The CR rate was calculated after one course of induction treatment, which resulted in it being lower than usual. At present, increasing the CR rate of elderly AML patients remains a concern that needs to be addressed. Although the current treatment outcome is considered less desirable, receiving chemotherapy is a better option (3,19,20). As AML is a heterogeneous disease and there is no standard criteria in choosing the best treatment, a comprehensive and systematic assessment of elderly patients before chemotherapy will have a significant effect on the patients’ treatment outcome, and many prognostic models can be applied (6,15,16). Allogeneic hematopoietic stem cell transplantation remains the primary treatment for patients to achieve long-term remission; finding new target drugs may be beneficial to these patients. We do expect that the incorporation of newer therapies might change or impact these outcomes, such as the addition of FLT3 inhibitors, the use of Vyxeos (liposomal daunorubicin/cytarabine) for secondary AML in older patients, and venetoclax which has been studied in older AML patients with quite promising data.


Conclusions

Newly diagnosed AML patients aged ≥50 years are still faced with low complete remission rate and poor long-term survival conditions. Age and bone marrow blasts at initial diagnosis are risk factors for prognostic. The IA, D-CAG, and DA regimens as induction therapies can be well tolerated. D-CAG regimen can be a better treatment option as it only causes less adverse reactions and patients may have better long-term survival. Studies with larger sample size should be conducted. Hence, substantial efforts are needed to explore new drugs and treatments to benefit these patients.


Acknowledgements

Funding: This work was supported by the National Natural Science Foundation of China (no. 81772280).


Footnote

Conflicts of Interest: The authors have no conflicts of interest to declare.

Ethical Statement: This study was approved by the ethics committee of Yongchuan Hospital of ChongQing Medical University.


References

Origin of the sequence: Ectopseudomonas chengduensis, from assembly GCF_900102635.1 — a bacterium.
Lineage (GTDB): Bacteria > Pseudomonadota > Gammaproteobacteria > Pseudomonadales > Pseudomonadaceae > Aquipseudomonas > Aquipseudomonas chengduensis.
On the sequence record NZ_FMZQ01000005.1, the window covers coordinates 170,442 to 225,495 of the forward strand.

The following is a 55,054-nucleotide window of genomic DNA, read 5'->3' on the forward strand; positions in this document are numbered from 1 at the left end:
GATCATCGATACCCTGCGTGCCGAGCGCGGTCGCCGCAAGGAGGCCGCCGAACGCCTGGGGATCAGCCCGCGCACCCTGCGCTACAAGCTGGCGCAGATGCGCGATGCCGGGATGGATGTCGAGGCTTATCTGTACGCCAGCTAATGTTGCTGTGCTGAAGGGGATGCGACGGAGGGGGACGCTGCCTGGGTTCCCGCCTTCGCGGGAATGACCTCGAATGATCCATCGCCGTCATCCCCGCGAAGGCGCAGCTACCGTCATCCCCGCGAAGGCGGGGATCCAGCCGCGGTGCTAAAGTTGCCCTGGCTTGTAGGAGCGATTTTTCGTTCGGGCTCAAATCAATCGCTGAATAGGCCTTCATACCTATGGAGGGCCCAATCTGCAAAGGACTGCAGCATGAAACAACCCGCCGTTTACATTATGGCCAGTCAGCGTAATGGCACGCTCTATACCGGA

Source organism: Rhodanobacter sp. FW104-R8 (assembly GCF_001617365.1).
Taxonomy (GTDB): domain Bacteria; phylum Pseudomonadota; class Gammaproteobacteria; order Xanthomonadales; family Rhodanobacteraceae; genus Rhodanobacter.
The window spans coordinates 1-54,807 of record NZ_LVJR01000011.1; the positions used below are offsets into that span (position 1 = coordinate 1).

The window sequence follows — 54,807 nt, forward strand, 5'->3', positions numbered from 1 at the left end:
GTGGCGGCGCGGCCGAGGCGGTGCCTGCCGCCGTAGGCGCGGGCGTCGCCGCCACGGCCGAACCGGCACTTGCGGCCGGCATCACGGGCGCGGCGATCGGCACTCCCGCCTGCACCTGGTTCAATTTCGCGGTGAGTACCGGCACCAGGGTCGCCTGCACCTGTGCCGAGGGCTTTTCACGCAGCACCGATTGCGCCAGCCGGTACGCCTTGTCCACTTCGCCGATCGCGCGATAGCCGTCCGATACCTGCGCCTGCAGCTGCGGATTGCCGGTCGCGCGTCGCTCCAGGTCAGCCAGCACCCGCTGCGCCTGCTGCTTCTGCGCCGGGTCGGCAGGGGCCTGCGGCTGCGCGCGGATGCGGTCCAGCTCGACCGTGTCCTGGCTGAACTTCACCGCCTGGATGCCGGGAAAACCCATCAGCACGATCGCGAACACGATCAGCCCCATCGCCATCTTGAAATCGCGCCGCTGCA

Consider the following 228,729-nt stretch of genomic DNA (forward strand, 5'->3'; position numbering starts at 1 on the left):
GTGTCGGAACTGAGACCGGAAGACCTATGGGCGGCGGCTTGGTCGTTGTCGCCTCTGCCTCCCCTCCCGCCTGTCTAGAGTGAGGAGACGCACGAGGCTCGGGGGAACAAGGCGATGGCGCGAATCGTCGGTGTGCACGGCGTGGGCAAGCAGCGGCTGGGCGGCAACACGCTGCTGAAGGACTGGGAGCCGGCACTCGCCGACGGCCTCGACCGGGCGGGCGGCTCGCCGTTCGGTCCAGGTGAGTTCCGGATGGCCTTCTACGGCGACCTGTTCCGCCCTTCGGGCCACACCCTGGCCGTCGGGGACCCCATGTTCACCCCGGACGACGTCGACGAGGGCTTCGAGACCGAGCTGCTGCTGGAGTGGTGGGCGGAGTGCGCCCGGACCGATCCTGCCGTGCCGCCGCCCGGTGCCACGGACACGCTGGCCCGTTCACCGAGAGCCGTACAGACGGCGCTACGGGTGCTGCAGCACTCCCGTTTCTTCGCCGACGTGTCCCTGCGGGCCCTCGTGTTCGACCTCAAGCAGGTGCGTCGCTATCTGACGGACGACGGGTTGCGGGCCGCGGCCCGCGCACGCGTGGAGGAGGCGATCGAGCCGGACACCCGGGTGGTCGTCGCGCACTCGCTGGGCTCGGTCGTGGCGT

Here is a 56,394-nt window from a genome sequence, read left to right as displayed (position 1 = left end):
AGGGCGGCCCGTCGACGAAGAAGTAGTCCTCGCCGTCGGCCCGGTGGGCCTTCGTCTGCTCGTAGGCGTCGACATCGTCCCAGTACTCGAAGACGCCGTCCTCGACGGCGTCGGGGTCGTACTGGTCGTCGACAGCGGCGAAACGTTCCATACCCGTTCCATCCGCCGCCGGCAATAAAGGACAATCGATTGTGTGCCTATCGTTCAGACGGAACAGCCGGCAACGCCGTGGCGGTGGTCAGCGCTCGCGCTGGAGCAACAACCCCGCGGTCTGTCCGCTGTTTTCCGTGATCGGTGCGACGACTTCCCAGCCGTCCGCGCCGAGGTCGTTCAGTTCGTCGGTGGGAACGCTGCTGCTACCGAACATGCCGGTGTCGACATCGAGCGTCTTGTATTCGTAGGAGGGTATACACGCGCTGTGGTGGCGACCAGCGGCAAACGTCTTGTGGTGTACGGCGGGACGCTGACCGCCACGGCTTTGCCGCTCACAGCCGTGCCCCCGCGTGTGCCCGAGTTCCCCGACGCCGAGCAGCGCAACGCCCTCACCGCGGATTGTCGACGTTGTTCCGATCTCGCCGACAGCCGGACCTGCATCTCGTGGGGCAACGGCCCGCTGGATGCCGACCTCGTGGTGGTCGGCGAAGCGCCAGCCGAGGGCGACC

1. Koller E. Treatment of elderly and very old patients with AML. Memo 2016;9:4-7. [Crossref]
  2. Forman D, Stockton D, Moller H, et al. Cancer prevalence in the UK: results from the EUROPREVAL study. Ann Oncol 2003;14:648-54. [Crossref] [PubMed]
  3. Juliusson G, Antunovic P, Derolf A, et al. Age and acute myeloid leukemia: real world data on decision to treat and outcomes from the Swedish Acute Leukemia Registry. Blood 2009;113:4179-87. [Crossref] [PubMed]
  4. Mrozek K, Marcucci G, Nicolet D, et al. Prognostic significance of the European LeukemiaNet standardized system for reporting cytogenetic and molecular alterations in adults with acute myeloid leukemia. J Clin Oncol 2012;30:4515-23. [Crossref] [PubMed]
  5. Quintas-Cardama A, Ravandi F, Liu-Dumlao T, et al. Epigenetic therapy is associated with similar survival compared with intensive chemotherapy in older patients with newly diagnosed acute myeloid leukemia. Blood 2012;120:4840-5. [Crossref] [PubMed]
  6. Wheatley K, Brookes CL, Howman AJ, et al. Prognostic factor analysis of the survival of elderly patients with AML in the MRC AML11 and LRF AML14 trials. Br J Haematol 2009;145:598-605. [Crossref] [PubMed]
  7. Burnett AK. Treatment of acute myeloid leukemia: are we making progress? Hematology 2012;2012:1-6. [PubMed]
  8. Blum W, Garzon R, Klisovic RB, et al. Clinical response and miR-29b predictive significance in older AML patients treated with a 10-day schedule of decitabine. Proc Natl Acad Sci U S A 2010;107:7473-8. [Crossref] [PubMed]
  9. Arber DA, Orazi A, Hasserjian R, et al. The 2016 revision to the World Health Organization (WHO) classification of myeloid neoplasms and acute leukemia. Blood 2016;127:2391. [Crossref] [PubMed]